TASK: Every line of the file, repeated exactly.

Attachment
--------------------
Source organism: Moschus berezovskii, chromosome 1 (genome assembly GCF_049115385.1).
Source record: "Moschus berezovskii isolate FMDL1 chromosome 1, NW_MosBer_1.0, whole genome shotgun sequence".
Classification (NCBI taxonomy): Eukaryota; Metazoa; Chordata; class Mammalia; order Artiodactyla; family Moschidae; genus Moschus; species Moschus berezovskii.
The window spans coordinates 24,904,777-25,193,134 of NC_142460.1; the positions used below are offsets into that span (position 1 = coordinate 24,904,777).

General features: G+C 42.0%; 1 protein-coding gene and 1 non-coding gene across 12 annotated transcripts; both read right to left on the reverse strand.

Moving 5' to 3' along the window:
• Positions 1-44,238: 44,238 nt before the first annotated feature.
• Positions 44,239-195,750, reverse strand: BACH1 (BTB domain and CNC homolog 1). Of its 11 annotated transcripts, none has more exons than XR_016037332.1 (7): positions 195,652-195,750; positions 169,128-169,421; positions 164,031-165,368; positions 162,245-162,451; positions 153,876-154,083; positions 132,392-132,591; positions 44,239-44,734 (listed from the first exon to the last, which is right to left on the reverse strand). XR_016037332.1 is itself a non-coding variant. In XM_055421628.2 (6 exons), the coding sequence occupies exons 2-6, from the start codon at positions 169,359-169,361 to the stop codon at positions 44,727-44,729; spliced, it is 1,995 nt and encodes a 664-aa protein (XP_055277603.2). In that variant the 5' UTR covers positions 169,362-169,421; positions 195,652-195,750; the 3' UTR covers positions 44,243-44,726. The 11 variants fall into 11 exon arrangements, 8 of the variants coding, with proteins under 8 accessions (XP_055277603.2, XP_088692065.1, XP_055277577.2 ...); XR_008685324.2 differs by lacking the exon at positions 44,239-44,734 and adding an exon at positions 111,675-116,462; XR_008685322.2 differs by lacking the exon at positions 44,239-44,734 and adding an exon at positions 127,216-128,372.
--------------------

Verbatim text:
Source organism: Moschus berezovskii, chromosome 1 (genome assembly GCF_049115385.1).
Source record: "Moschus berezovskii isolate FMDL1 chromosome 1, NW_MosBer_1.0, whole genome shotgun sequence".
Classification (NCBI taxonomy): Eukaryota; Metazoa; Chordata; class Mammalia; order Artiodactyla; family Moschidae; genus Moschus; species Moschus berezovskii.
The window spans coordinates 24,904,777-25,193,134 of NC_142460.1; the positions used below are offsets into that span (position 1 = coordinate 24,904,777).

General features: G+C 42.0%; 1 protein-coding gene and 1 non-coding gene across 12 annotated transcripts; both read right to left on the reverse strand.

Moving 5' to 3' along the window:
• Positions 1-44,238: 44,238 nt before the first annotated feature.
• Positions 44,239-195,750, reverse strand: BACH1 (BTB domain and CNC homolog 1). Of its 11 annotated transcripts, none has more exons than XR_016037332.1 (7): positions 195,652-195,750; positions 169,128-169,421; positions 164,031-165,368; positions 162,245-162,451; positions 153,876-154,083; positions 132,392-132,591; positions 44,239-44,734 (listed from the first exon to the last, which is right to left on the reverse strand). XR_016037332.1 is itself a non-coding variant. In XM_055421628.2 (6 exons), the coding sequence occupies exons 2-6, from the start codon at positions 169,359-169,361 to the stop codon at positions 44,727-44,729; spliced, it is 1,995 nt and encodes a 664-aa protein (XP_055277603.2). In that variant the 5' UTR covers positions 169,362-169,421; positions 195,652-195,750; the 3' UTR covers positions 44,243-44,726. The 11 variants fall into 11 exon arrangements, 8 of the variants coding, with proteins under 8 accessions (XP_055277603.2, XP_088692065.1, XP_055277577.2 ...); XR_008685324.2 differs by lacking the exon at positions 44,239-44,734 and adding an exon at positions 111,675-116,462; XR_008685322.2 differs by lacking the exon at positions 44,239-44,734 and adding an exon at positions 127,216-128,372.